Same here. I still have it and enjoy it at times because it offers me the choice to skip the queue if I want/need to, especially as I traverse many airports for work where lots of people have TSA-Pre and, yet, are still ridiculously useless at getting through TSA efficiently because they don't actually fly a lot. Sometimes TSA-Pre is absolutely faster. Other times it 100% is not. But my main airport, DCA, is getting MUCH better so skipping Clear is becoming more frequent. Ultimately I would miss Clear as an option since it's free, but it's absence is not going to make a huge impact once more TSA lines are up and running with the "insert ID/scan face and be on your way" process.

    5. TravelinWilly Diamond

      "But my main airport, DCA, is getting MUCH better so skipping Clear is becoming more frequent. Ultimately I would miss Clear as an option since it's free, but it's absence is not going to make a huge impact once more TSA lines are up and running with the "insert ID/scan face and be on your way" process."

      This.

  55. Franklyn Miller Guest

    How is this different from elite/first class line and being escorted to the front of the line by airline staff that do it for true intl first class? Or (at least united at its hubs) having Global Services checkin dump you right at PreCheck?

  56. Moe Guest

    Get rid of CLEAR. A private company shouldn’t be able to operate in the airport security world so people can pay extra to skip the line. They’re hated by flight crews and TSA agents alike.

    1. C-B New Member

      Private companies already do security at some airports: https://en.wikipedia.org/wiki/Screening_Partnership_Program

    2. Dusty Guest

      Honestly this. And I also argue for just doing away with Pre-Check. There's no legitimate security reason for having to take off your shoes going through security, and machines are to the point where laptops don't need to come out of bags. TSA Pre-check process should just be the standard, charging people for a background check so that they're checked marginally less on-site isn't much different from Clear.

    3. Westside Flyer Guest

      I understand the arguments in that priority security lanes (first class/high FF status) in the US and abroad have dedicated security lanes that the airlines pay for the real estate and services. Yeah these screeners might be doing nothing half the time, but that luxury is paid for by the airlines for dedicated lanes. The fact that CLEAR, in some airports, dumps people ahead of the same queues means they're piggybacking off the same infrastructure...

      I understand the arguments in that priority security lanes (first class/high FF status) in the US and abroad have dedicated security lanes that the airlines pay for the real estate and services. Yeah these screeners might be doing nothing half the time, but that luxury is paid for by the airlines for dedicated lanes. The fact that CLEAR, in some airports, dumps people ahead of the same queues means they're piggybacking off the same infrastructure without paying for it. TSA does not care about queue management, that's at the discretion of airports.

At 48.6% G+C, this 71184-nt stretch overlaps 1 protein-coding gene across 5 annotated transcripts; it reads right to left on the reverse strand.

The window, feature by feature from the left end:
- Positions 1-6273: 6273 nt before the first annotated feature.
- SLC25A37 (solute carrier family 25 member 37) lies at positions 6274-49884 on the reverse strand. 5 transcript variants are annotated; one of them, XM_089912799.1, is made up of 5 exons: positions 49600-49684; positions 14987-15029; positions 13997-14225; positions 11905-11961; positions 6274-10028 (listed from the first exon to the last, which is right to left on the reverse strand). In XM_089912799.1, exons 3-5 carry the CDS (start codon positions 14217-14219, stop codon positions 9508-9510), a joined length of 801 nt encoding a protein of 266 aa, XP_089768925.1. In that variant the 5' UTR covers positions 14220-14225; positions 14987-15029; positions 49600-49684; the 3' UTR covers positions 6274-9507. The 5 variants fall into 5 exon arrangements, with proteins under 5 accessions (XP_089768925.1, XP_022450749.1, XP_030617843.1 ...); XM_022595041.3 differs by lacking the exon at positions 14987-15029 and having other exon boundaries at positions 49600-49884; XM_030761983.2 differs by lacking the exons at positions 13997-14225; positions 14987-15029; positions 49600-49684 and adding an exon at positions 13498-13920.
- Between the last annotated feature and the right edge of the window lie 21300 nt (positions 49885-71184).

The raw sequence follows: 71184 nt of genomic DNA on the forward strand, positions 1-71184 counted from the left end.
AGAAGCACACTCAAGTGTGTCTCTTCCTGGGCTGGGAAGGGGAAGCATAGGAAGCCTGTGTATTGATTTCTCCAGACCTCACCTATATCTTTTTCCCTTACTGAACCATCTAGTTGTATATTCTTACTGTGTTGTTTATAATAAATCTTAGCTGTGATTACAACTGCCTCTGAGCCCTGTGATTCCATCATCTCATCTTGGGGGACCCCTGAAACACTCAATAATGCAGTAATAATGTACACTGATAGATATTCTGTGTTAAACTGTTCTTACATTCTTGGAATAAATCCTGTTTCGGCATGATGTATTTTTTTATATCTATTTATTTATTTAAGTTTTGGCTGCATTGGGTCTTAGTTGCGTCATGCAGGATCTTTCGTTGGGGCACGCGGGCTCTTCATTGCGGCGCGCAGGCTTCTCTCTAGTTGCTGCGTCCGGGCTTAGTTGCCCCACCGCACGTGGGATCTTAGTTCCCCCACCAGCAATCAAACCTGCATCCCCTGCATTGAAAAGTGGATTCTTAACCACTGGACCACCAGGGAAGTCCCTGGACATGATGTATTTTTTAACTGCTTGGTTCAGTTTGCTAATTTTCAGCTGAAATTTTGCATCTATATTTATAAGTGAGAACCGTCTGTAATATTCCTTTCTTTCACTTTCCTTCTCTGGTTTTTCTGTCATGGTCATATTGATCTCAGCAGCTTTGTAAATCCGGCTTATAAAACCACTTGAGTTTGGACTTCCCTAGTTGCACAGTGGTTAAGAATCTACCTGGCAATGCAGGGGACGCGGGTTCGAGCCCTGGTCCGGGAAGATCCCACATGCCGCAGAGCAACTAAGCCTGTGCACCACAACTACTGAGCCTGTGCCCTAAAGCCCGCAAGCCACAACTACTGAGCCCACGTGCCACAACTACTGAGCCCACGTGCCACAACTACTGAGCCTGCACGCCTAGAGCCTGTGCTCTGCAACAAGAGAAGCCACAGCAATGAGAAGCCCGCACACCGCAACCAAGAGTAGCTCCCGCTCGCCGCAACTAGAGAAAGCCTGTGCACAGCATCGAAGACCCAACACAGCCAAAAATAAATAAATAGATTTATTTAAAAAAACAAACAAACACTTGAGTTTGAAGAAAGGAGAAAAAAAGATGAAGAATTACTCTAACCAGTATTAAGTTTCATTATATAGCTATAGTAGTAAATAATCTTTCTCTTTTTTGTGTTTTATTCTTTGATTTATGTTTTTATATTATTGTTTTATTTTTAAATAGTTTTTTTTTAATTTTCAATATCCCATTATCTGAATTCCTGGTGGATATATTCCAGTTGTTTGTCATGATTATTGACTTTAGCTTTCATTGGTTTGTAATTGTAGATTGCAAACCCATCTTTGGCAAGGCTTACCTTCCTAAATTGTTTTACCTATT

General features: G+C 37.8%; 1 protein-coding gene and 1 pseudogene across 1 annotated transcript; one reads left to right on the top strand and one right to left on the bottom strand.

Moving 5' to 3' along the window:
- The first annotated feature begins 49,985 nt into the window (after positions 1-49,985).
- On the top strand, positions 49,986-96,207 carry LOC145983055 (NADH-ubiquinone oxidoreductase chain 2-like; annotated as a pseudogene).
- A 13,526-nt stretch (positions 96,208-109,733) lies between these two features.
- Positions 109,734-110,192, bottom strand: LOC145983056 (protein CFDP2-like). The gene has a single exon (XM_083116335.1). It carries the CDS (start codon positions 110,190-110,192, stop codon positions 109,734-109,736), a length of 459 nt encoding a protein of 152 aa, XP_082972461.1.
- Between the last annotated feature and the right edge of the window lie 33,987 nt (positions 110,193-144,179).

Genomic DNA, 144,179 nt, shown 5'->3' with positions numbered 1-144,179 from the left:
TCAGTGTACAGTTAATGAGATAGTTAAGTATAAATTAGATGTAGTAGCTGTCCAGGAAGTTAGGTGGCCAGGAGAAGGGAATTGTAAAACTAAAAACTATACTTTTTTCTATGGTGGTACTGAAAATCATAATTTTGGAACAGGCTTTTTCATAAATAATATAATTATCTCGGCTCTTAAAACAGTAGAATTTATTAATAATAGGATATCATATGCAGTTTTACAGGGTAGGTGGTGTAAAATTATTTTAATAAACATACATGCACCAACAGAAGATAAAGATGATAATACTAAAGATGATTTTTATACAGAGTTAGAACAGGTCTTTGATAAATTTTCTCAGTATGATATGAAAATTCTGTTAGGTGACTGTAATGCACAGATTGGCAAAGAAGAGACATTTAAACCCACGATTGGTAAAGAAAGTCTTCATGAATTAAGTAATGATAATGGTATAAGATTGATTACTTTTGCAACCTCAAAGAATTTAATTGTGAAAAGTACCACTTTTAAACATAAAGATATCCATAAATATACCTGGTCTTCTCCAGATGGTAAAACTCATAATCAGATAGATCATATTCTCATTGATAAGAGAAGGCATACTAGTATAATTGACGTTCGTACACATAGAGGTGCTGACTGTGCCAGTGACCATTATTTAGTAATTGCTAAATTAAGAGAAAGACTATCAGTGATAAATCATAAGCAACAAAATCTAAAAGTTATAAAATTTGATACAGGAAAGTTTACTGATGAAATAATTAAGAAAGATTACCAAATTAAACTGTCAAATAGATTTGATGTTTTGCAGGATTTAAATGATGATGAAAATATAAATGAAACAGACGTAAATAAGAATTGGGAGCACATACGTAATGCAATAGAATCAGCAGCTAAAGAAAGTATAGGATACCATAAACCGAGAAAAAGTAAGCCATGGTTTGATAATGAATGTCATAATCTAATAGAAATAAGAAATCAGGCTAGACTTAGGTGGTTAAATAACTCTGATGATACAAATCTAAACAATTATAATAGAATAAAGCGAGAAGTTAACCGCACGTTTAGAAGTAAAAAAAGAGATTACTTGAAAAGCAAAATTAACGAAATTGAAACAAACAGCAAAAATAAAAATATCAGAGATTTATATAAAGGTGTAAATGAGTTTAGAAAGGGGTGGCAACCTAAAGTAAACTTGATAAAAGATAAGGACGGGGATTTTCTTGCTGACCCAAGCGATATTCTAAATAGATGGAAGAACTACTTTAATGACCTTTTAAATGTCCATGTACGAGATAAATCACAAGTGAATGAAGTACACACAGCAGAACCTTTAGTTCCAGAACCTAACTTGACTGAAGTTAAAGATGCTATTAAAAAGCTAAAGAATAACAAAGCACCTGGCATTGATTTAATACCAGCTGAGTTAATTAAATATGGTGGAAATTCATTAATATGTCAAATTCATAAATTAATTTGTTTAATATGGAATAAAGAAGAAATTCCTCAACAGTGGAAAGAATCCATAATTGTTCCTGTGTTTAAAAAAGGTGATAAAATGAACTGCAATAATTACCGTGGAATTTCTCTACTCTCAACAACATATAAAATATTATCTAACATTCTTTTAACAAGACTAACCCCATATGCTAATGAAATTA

If they're selling a service of faster screening, then they should pay for the salaries and equipment for dedicated lanes. If their lanes are slower than regular lanes, then we know CLEAR is not a viable business when they're asked to shoulder the costs that are expected of operators of priority lanes abroad.

    4. Greg Guest

      This is the intellectualy honest answer.

      There shouldn't be a need for Clear or even Precheck with a proper security process that doesn't waste time on low value add procedures.

      So fix that not ban things that try to ameliorate while it's broken

    5. legalalien Guest

      Why do flight crews or TSA officers even care??

      The former get to skip the line; are they jealous that someone else does, too?
      The latter fear becoming irrelevant if IDs are checked by Clear or face recognition software?

      Neither reason is particularly compelling.

Featured Comments Most helpful comments ( as chosen by the OMAAT community ).

The comments on this page have not been provided, reviewed, approved or otherwise endorsed by any advertiser, and it is not an advertiser's responsibility to ensure posts and/or questions are answered.

Davisson Guest

Clear will be dead if they don’t change or work with TSA on their business model. 1. Clear has gotten exponentially worse last 12 months in terms of wait time, while TSA pre check has gotten better. 2. Interaction with clear machines remains frustratingly slow, and requires human intervention. Cutting lines requires human intervention. While TSA is piloting on not requiring boarding passes, and soon won’t require IDs. 3. The whole premise of clear is to cut lines, and the business model of 189 a year isn’t cutting it. It needs to really up the price or throw in the towel. At a high level, I actually like the concept of CLEAR, but it is obvious that TSA monopoly cannot be touched, so this business model is not going to succeed. Short their stock.

3
Greg Guest

What do these lawmakers think of the express lanes where you can pay to go in the carpool lane without a carpool? Are they asking to ban those because 'the rich' can use them and pass you by? Clear is an awkward service, I use it when TSA Pre fails, but would rather TSA Pre didn't fail.

2
Dusty Guest

That's a pretty crappy analogy. Clear is an expensive ID check. That's all it is. A better analogy is it's the equivalent of McDonalds taking your order but sending you to Burger King to get your food. If Clear is going to take your order, why shouldn't Clear also make you the burger?

2